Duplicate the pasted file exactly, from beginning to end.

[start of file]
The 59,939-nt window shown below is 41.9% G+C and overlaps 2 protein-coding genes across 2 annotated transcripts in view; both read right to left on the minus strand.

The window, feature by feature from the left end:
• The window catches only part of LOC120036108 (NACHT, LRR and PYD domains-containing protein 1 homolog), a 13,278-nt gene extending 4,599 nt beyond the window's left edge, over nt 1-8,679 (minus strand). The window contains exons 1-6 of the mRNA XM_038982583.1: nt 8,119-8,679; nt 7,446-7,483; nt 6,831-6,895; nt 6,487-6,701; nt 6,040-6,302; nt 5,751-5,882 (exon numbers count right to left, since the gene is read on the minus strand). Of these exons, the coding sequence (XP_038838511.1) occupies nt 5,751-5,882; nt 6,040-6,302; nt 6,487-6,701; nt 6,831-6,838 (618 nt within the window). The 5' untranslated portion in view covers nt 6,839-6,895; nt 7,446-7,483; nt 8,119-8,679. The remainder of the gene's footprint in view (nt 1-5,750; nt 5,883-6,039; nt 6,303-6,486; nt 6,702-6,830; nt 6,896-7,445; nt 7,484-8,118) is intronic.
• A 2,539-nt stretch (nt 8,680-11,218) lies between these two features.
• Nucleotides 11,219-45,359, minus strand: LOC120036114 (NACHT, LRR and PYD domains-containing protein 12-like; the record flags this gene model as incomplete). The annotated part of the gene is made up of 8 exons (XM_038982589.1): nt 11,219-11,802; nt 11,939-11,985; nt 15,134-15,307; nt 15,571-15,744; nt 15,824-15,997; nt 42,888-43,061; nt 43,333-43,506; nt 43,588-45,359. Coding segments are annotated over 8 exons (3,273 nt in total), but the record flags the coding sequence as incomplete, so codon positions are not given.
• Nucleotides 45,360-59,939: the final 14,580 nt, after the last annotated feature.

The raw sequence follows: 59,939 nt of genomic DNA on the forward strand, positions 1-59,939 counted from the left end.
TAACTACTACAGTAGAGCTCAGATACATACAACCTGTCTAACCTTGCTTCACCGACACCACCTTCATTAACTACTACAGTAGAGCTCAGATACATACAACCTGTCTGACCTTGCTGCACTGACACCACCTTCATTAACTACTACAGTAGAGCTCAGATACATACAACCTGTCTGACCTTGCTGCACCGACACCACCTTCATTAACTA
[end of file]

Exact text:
The 59,939-nt window shown below is 41.9% G+C and overlaps 2 protein-coding genes across 2 annotated transcripts in view; both read right to left on the minus strand.

The window, feature by feature from the left end:
• The window catches only part of LOC120036108 (NACHT, LRR and PYD domains-containing protein 1 homolog), a 13,278-nt gene extending 4,599 nt beyond the window's left edge, over nt 1-8,679 (minus strand). The window contains exons 1-6 of the mRNA XM_038982583.1: nt 8,119-8,679; nt 7,446-7,483; nt 6,831-6,895; nt 6,487-6,701; nt 6,040-6,302; nt 5,751-5,882 (exon numbers count right to left, since the gene is read on the minus strand). Of these exons, the coding sequence (XP_038838511.1) occupies nt 5,751-5,882; nt 6,040-6,302; nt 6,487-6,701; nt 6,831-6,838 (618 nt within the window). The 5' untranslated portion in view covers nt 6,839-6,895; nt 7,446-7,483; nt 8,119-8,679. The remainder of the gene's footprint in view (nt 1-5,750; nt 5,883-6,039; nt 6,303-6,486; nt 6,702-6,830; nt 6,896-7,445; nt 7,484-8,118) is intronic.
• A 2,539-nt stretch (nt 8,680-11,218) lies between these two features.
• Nucleotides 11,219-45,359, minus strand: LOC120036114 (NACHT, LRR and PYD domains-containing protein 12-like; the record flags this gene model as incomplete). The annotated part of the gene is made up of 8 exons (XM_038982589.1): nt 11,219-11,802; nt 11,939-11,985; nt 15,134-15,307; nt 15,571-15,744; nt 15,824-15,997; nt 42,888-43,061; nt 43,333-43,506; nt 43,588-45,359. Coding segments are annotated over 8 exons (3,273 nt in total), but the record flags the coding sequence as incomplete, so codon positions are not given.
• Nucleotides 45,360-59,939: the final 14,580 nt, after the last annotated feature.

The raw sequence follows: 59,939 nt of genomic DNA on the forward strand, positions 1-59,939 counted from the left end.
TAACTACTACAGTAGAGCTCAGATACATACAACCTGTCTAACCTTGCTTCACCGACACCACCTTCATTAACTACTACAGTAGAGCTCAGATACATACAACCTGTCTGACCTTGCTGCACTGACACCACCTTCATTAACTACTACAGTAGAGCTCAGATACATACAACCTGTCTGACCTTGCTGCACCGACACCACCTTCATTAACTA